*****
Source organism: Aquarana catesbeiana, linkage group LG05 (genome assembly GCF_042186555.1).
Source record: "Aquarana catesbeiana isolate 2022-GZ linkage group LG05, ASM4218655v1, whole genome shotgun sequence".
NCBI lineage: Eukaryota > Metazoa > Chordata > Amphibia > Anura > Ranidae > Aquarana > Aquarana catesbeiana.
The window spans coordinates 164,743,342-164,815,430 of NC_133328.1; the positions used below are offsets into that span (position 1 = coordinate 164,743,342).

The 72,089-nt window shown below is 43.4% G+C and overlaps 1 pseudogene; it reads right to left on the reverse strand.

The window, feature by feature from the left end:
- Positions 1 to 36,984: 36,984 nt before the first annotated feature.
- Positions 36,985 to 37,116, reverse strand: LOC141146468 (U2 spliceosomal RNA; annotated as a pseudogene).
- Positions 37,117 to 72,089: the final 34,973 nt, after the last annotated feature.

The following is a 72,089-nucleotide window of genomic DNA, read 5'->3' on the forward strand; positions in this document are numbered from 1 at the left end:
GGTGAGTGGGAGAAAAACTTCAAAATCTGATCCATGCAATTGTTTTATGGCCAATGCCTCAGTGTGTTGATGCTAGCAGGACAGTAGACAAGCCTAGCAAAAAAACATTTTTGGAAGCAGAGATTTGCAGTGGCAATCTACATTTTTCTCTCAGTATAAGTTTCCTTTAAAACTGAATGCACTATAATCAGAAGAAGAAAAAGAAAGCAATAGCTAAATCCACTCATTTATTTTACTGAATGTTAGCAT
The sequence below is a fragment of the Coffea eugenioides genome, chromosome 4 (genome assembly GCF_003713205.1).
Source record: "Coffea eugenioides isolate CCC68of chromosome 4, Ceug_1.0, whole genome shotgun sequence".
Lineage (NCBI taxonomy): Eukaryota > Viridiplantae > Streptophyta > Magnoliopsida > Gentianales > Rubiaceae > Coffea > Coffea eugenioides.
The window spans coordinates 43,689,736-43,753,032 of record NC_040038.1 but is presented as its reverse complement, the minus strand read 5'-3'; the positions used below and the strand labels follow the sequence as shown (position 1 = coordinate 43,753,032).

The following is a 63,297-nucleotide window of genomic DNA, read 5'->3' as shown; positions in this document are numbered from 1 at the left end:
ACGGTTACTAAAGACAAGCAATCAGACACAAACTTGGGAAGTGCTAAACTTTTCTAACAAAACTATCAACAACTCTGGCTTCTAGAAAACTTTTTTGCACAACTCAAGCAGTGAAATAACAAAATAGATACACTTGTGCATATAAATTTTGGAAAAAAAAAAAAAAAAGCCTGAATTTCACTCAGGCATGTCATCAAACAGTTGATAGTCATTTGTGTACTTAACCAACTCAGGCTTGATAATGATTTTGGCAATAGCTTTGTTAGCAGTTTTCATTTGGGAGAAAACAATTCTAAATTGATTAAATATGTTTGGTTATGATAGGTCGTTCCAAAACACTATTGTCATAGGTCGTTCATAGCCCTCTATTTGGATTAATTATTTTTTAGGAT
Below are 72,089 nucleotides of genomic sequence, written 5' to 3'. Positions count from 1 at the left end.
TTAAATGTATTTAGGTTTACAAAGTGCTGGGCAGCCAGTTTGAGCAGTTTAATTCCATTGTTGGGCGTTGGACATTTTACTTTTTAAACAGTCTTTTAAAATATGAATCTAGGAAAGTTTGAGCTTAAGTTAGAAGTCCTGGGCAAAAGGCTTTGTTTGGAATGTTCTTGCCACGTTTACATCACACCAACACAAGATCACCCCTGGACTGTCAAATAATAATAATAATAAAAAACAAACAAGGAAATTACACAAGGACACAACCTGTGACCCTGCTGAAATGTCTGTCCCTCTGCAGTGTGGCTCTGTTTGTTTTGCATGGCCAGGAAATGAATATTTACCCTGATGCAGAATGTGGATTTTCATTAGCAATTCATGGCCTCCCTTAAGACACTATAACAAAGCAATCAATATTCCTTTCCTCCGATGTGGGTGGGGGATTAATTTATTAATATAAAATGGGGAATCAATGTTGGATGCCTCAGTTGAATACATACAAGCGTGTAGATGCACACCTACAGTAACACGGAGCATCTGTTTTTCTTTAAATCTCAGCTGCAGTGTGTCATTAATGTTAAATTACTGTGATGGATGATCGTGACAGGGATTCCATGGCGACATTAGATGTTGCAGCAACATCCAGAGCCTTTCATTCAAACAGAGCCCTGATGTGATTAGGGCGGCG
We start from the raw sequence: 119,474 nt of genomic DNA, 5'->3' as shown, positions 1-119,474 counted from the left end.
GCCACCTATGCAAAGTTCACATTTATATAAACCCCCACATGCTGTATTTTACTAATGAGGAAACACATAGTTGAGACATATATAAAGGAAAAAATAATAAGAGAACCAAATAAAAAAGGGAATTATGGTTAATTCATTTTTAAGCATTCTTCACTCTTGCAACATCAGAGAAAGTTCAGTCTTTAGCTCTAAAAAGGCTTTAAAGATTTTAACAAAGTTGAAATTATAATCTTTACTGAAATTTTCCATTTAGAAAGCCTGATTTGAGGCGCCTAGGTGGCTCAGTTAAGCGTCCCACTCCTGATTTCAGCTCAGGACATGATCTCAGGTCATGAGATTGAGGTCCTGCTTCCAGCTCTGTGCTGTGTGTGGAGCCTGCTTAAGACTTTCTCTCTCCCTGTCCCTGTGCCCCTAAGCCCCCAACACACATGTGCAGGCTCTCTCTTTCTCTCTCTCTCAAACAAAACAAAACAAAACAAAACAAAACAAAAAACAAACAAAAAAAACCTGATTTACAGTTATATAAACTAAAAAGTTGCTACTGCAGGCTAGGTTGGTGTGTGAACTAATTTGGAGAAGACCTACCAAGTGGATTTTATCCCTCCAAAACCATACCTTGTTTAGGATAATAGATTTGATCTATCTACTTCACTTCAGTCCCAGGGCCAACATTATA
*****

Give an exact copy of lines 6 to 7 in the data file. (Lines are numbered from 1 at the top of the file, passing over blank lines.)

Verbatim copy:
The window, feature by feature from the left end:
- Positions 1 to 36,984: 36,984 nt before the first annotated feature.